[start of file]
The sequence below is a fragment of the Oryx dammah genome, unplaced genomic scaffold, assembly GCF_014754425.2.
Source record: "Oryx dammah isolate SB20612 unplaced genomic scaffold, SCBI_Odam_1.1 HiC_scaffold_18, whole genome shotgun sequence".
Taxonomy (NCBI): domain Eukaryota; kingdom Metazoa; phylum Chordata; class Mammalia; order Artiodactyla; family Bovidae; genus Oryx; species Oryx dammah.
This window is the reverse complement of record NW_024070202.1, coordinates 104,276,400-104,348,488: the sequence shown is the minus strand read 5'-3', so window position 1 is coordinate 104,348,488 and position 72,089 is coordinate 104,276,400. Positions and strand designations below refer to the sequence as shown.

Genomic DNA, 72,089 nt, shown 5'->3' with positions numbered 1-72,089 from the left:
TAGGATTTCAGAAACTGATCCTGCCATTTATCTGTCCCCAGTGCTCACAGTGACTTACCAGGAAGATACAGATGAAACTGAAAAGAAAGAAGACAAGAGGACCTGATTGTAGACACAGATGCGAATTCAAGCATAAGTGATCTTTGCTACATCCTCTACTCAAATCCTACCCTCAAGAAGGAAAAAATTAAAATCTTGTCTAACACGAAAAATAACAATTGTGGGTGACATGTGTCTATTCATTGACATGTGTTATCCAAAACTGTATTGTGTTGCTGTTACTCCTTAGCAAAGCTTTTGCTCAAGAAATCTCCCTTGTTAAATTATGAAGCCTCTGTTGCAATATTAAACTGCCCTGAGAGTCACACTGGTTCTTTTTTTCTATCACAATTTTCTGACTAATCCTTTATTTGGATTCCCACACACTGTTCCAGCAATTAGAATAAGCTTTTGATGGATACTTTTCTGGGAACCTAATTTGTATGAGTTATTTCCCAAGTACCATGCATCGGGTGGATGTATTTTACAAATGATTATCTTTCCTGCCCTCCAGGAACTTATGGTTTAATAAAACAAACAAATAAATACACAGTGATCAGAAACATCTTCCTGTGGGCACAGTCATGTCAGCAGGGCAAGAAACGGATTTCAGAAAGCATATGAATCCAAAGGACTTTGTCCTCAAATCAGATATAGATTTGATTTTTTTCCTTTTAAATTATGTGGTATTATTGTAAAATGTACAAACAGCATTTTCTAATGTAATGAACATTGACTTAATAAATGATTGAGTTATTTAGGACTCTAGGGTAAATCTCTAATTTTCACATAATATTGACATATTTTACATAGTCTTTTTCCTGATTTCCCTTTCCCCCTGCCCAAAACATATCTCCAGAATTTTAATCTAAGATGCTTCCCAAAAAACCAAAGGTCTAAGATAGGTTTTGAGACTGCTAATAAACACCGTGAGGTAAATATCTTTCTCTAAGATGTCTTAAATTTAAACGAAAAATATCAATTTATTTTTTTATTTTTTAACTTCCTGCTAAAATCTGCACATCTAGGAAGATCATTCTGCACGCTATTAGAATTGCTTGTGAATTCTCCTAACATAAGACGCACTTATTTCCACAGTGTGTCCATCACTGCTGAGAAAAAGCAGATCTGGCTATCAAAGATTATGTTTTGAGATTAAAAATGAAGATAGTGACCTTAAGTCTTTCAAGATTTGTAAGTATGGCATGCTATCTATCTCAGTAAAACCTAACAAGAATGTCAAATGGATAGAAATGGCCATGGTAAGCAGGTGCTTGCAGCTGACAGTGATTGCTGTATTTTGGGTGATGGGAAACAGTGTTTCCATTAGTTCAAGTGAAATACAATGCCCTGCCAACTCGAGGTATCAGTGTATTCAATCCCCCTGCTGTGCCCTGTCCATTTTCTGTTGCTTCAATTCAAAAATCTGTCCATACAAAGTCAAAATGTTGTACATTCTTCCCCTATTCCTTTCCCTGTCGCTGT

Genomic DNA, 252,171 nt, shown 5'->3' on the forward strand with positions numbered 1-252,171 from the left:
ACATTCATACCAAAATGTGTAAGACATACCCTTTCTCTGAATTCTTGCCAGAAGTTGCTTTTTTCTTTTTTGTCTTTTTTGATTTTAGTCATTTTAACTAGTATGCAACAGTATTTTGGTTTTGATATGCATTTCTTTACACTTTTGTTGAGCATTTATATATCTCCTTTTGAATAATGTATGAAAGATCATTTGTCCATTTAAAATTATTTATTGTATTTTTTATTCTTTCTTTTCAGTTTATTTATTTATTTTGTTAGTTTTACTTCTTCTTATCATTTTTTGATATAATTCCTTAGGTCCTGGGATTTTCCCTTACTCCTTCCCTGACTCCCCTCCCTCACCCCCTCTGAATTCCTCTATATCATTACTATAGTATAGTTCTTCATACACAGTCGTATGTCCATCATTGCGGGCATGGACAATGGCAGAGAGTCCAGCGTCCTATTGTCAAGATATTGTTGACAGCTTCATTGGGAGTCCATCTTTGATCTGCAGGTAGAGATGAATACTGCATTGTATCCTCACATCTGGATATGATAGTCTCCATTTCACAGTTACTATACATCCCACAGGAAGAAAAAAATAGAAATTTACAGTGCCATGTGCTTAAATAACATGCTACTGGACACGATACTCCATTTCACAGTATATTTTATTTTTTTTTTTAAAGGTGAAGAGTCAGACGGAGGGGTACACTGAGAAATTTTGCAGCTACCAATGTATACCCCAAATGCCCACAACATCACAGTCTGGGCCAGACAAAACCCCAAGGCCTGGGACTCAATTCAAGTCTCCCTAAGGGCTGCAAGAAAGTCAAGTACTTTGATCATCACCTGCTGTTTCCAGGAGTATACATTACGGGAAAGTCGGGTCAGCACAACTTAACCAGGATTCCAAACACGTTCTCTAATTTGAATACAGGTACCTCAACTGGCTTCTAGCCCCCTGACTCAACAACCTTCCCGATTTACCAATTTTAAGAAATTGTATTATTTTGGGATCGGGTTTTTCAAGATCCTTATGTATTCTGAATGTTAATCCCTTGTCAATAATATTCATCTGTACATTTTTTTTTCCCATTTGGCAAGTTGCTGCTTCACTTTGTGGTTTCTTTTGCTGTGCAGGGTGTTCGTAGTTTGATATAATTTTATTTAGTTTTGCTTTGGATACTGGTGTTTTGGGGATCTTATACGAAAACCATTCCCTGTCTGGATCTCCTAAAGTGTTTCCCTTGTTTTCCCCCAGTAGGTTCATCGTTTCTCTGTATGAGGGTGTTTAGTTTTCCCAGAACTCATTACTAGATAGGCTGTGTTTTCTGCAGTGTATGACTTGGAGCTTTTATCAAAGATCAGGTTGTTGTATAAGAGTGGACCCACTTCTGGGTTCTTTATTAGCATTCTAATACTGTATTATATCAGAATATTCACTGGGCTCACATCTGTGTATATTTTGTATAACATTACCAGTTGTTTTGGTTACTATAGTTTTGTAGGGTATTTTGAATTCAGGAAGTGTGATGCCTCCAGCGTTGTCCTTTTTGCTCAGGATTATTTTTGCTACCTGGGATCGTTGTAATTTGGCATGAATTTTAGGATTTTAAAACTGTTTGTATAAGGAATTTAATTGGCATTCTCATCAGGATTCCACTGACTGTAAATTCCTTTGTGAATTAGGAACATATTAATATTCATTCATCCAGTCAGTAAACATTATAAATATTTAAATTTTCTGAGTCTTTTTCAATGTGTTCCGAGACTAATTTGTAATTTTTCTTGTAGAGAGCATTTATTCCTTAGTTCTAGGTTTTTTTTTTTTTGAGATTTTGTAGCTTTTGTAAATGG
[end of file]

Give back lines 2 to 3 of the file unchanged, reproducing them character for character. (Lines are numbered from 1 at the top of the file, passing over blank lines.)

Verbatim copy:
Source record: "Oryx dammah isolate SB20612 unplaced genomic scaffold, SCBI_Odam_1.1 HiC_scaffold_18, whole genome shotgun sequence".
Taxonomy (NCBI): domain Eukaryota; kingdom Metazoa; phylum Chordata; class Mammalia; order Artiodactyla; family Bovidae; genus Oryx; species Oryx dammah.